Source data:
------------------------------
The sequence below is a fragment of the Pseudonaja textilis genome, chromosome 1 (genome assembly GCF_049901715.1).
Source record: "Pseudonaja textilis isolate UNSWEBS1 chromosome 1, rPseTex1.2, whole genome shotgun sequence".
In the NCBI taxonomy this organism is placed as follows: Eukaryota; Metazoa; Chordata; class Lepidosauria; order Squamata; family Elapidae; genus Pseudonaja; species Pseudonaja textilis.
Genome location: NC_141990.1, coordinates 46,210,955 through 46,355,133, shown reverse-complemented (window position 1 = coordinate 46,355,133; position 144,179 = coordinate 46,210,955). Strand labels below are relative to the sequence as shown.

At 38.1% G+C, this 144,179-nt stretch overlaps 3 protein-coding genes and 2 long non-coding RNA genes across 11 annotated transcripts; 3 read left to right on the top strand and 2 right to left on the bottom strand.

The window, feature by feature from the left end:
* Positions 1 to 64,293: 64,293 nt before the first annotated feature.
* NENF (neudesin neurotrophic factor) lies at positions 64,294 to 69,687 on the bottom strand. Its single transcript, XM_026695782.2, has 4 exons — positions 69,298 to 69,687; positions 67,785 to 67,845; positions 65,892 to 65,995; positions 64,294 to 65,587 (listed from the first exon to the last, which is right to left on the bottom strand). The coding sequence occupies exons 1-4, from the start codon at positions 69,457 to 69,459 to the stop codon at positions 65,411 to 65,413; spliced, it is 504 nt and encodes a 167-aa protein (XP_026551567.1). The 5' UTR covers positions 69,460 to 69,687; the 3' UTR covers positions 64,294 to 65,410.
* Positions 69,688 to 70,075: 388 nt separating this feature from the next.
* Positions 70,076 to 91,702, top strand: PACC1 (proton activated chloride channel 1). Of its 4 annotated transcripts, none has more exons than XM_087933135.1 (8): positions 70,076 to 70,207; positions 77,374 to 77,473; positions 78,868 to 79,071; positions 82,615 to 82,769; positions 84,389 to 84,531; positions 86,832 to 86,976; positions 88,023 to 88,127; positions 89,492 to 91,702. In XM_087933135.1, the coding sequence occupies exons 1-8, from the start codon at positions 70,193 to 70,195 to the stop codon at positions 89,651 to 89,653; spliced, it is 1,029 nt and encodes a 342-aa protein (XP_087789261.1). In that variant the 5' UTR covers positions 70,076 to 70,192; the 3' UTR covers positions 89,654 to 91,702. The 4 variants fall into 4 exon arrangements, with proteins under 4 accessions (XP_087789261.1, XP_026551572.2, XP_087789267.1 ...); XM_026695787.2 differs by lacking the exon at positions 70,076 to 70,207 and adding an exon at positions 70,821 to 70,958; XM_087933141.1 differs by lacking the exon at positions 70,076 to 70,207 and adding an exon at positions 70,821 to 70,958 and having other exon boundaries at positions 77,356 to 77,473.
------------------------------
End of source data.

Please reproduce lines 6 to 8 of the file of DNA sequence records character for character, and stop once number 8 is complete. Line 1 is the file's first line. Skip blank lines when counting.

The window, feature by feature from the left end:
* Positions 1 to 64,293: 64,293 nt before the first annotated feature.
* NENF (neudesin neurotrophic factor) lies at positions 64,294 to 69,687 on the bottom strand. Its single transcript, XM_026695782.2, has 4 exons — positions 69,298 to 69,687; positions 67,785 to 67,845; positions 65,892 to 65,995; positions 64,294 to 65,587 (listed from the first exon to the last, which is right to left on the bottom strand). The coding sequence occupies exons 1-4, from the start codon at positions 69,457 to 69,459 to the stop codon at positions 65,411 to 65,413; spliced, it is 504 nt and encodes a 167-aa protein (XP_026551567.1). The 5' UTR covers positions 69,460 to 69,687; the 3' UTR covers positions 64,294 to 65,410.